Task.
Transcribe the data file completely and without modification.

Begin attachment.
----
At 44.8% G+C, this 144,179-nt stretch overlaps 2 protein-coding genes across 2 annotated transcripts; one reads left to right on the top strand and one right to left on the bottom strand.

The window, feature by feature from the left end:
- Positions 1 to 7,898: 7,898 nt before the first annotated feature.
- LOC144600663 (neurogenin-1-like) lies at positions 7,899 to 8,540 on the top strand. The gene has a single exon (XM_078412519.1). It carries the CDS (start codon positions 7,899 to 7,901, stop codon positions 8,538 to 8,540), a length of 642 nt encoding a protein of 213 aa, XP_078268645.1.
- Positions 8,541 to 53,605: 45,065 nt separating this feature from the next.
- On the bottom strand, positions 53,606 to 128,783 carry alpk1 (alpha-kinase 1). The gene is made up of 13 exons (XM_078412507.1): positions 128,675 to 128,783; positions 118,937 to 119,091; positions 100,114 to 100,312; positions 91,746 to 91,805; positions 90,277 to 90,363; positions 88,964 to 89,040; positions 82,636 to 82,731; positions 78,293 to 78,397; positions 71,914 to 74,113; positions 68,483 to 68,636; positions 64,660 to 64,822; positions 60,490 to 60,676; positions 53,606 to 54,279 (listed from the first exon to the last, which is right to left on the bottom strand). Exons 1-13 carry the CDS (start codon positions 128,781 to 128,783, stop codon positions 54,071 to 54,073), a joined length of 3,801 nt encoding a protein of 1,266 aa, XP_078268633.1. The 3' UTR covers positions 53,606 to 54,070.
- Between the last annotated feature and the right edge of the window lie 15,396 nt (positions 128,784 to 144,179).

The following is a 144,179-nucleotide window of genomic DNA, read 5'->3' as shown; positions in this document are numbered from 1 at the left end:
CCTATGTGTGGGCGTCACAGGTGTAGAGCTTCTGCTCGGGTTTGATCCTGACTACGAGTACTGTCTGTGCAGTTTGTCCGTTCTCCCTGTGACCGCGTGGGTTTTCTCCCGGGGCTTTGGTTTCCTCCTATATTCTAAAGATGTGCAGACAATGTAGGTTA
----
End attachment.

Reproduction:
At 44.8% G+C, this 144,179-nt stretch overlaps 2 protein-coding genes across 2 annotated transcripts; one reads left to right on the top strand and one right to left on the bottom strand.

The window, feature by feature from the left end:
- Positions 1 to 7,898: 7,898 nt before the first annotated feature.
- LOC144600663 (neurogenin-1-like) lies at positions 7,899 to 8,540 on the top strand. The gene has a single exon (XM_078412519.1). It carries the CDS (start codon positions 7,899 to 7,901, stop codon positions 8,538 to 8,540), a length of 642 nt encoding a protein of 213 aa, XP_078268645.1.
- Positions 8,541 to 53,605: 45,065 nt separating this feature from the next.
- On the bottom strand, positions 53,606 to 128,783 carry alpk1 (alpha-kinase 1). The gene is made up of 13 exons (XM_078412507.1): positions 128,675 to 128,783; positions 118,937 to 119,091; positions 100,114 to 100,312; positions 91,746 to 91,805; positions 90,277 to 90,363; positions 88,964 to 89,040; positions 82,636 to 82,731; positions 78,293 to 78,397; positions 71,914 to 74,113; positions 68,483 to 68,636; positions 64,660 to 64,822; positions 60,490 to 60,676; positions 53,606 to 54,279 (listed from the first exon to the last, which is right to left on the bottom strand). Exons 1-13 carry the CDS (start codon positions 128,781 to 128,783, stop codon positions 54,071 to 54,073), a joined length of 3,801 nt encoding a protein of 1,266 aa, XP_078268633.1. The 3' UTR covers positions 53,606 to 54,070.
- Between the last annotated feature and the right edge of the window lie 15,396 nt (positions 128,784 to 144,179).

The following is a 144,179-nucleotide window of genomic DNA, read 5'->3' as shown; positions in this document are numbered from 1 at the left end:
CCTATGTGTGGGCGTCACAGGTGTAGAGCTTCTGCTCGGGTTTGATCCTGACTACGAGTACTGTCTGTGCAGTTTGTCCGTTCTCCCTGTGACCGCGTGGGTTTTCTCCCGGGGCTTTGGTTTCCTCCTATATTCTAAAGATGTGCAGACAATGTAGGTTA